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Sandleford Priory, Berkshire, England

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Sandleford Priory, Berkshire, England

This small priory of Austin canons was founded by Geoffrey, the fourth count of Perch, and Matilda of Saxony, his wife, on a site about a mile south of Newbury, called Sandleford or Sandford, close to the banks of the Enborne, which forms the boundary between Berkshire and Hampshire. The date of the foundation lies between the years 1193 and 1202. It appears from the confirmation charter of Archbishop Stephen that the house was dedicated to the honour of St. John Baptist, and endowed with the church and all the lands of Sandleford. The boundaries of the lands are set forth in detail, and the whole was inclosed with hedges and ditches. The endowment also included the wood of Bradmore (still known as Broadmore), the right to construct a mill on the Enborne, and thirteen marks sterling to be paid the canons annually out of the mills of Newbury.

The information that can be gleaned of this house is meagre and fragmentary. In 1204 the rent of thirteen marks out of the mills of Newbury was confirmed by the crown, and when Henry III was at Reading in June, 1231, he instructed the sheriff of Berkshire to see that the prior and canons of Sandleford had the 13 marks a year out of the mill of Newbury, granted to them by Earl Geoffrey de Perch; the mill having come into the hands of the crown on the death of the earl, as Thomas, the son of the founder, and the last count of Perch, was killed at Lincoln in 1217.

The taxation roll of Pope Nicholas in 1291 names temporalities that the prior of Sandleford held, which were worth £2 8s. 8d. at Newbury, £1 15s. at Enborne, £1 6s. at West Ilsley, and 10s. at Aldworth.

Thomas de Sandleford obtained licence in 1312 for alienation in mortmain to this convent of a messuage, 20 acres of land, and 2 acres of meadow in 'Clere Wodelond,' by Kingsclere, Hampshire. Confirmation of grant and release, which Agnes widow of Richard Neirnut and others made to the church of St. John Baptist, Sandleford, and the prior and canons of that place, of possessions in West Ilsley and the advowson of that church, was entered on the patent rolls in 1313. The prior and convent obtained licence under the privy seal in March, 1320, to appropriate in mortmain the church of West Ilsley, which was of their advowson. Nicholas de la Beche obtained licence in April, 1339, to alienate to this house the advowson of the manor chapel of Hacklestone, Wiltshire, and of a portion of the tithes of the manor, in exchange for a messuage and a carucate of land in Aldworth, Berkshire.

In 1340 the prior and convent obtained privy seal licence to acquire land and rent, not held in chief, to the annual value of £10. Two years later they acquired, under this licence, the sixth part of three mills at Newbury, of the gift of Hugh de Mortuo Mari, but this only produced an annual sum of 5s. A considerable augmentation of endowment came to the priory in 1349, when John de Estbury and three others assigned to this house 144 acres of land, 20 acres of meadow, 12 acres of wood, and 10s. rent in Newbury.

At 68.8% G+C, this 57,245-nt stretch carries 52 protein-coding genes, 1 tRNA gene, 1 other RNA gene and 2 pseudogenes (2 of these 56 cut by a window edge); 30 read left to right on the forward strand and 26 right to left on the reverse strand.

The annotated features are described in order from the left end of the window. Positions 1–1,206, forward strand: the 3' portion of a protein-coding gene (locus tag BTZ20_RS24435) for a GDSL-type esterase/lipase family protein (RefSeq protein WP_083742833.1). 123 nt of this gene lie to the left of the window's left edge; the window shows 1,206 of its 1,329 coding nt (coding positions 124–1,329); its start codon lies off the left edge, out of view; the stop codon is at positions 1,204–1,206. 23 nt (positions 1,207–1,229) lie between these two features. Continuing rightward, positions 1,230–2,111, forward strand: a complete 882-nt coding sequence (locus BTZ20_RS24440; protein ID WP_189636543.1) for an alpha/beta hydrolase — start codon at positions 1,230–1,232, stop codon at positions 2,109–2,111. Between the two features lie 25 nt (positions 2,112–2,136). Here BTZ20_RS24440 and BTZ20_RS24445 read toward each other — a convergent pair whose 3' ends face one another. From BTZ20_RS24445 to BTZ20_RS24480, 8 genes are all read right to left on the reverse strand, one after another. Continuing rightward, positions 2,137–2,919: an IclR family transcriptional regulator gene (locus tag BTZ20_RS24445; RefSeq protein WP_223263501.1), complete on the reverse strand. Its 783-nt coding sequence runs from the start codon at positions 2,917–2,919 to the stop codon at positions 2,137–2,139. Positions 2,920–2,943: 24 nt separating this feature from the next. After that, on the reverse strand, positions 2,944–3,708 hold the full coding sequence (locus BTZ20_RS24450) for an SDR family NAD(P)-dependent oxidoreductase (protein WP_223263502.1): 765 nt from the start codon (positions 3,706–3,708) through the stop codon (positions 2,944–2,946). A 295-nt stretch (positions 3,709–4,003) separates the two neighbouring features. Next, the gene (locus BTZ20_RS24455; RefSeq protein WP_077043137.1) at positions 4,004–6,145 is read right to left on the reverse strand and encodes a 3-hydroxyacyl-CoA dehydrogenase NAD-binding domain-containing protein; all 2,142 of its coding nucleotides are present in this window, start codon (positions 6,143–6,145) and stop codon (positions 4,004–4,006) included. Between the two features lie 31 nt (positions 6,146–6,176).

In 1310 a release was granted from Edmund de Wyntreshull to Walter de Wyntreshole, his brother, of his right in the manor of Eastleigh, Hampshire, with the advowson of the priory of Sandleford, Berkshire.

Notwithstanding the smallness of the house and its endowments, the priory was expected to receive royal pensioners, and on 28 February, 1317, William Spyny, who had served the king and his father, was sent to the prior and convent of Sandleford, to receive his maintenance for life.

In 1320 Edward II was visiting in this neighbourhood; on 31 August he was at Sandleford Priory, where he apparently tarried for the night.

In February, 1297, protection was granted by Edward I until All Saints' Day to the prior of Sandleford, his men, lands, goods, rents, and possessions, on fine being made before the chancellor.

Proceedings were begun to be taken in February, 1440, against Simon Dam, prior of Sandleford, on account of the dilapidation of the property and goods of the house during the time he had been superior, and more especially for personal incontinence. The charges were sufficiently grave and well-founded to secure his deprivation at the hands of the bishop; sentence was pronounced in the church of Newbury on 19 April.

A dispute that arose in the reign of James I, between the rector of Newbury and the lessee of Sandleford as to tithes, enables us to learn something more as to this priory and its later days. The case came before the King's Bench in 1615, and the details then set out show that among privileges granted the priory by papal bull no person was allowed to build a chapel or oratory within the limits of Sandleford parish without the convent's consent; that, therefore, Sandleford was not within the parish of Newbury, but was a parish to itself; that there never was any incumbent presented or instituted to the church or chapel of Sandleford, for the prior and canons were parson, without any endowment of vicar; that when the priory and its possessions were united to the collegiate church of Windsor, about 1478, the dean and canons placed a stipendiary priest to say divine service at Sandleford at a stipend of £8.

This appropriation of Sandleford Priory to Windsor was brought about by Bishop Beauchamp of Salisbury, during the time that he also held the deanery of Windsor (1478-81). It was then stated that the religious had wholly forsaken the monastery, but no particulars seem to be extant. The Valor of Henry III gives the annual value of the Sandleford estates to Windsor College as £10, and at the same time the free chapel of Sandleford was entered as £8. The Chantry Commissioners of 1548 returned Sandleford as a free chapel of that value, but said that the dean and canons of Windsor claimed to appoint to it at will.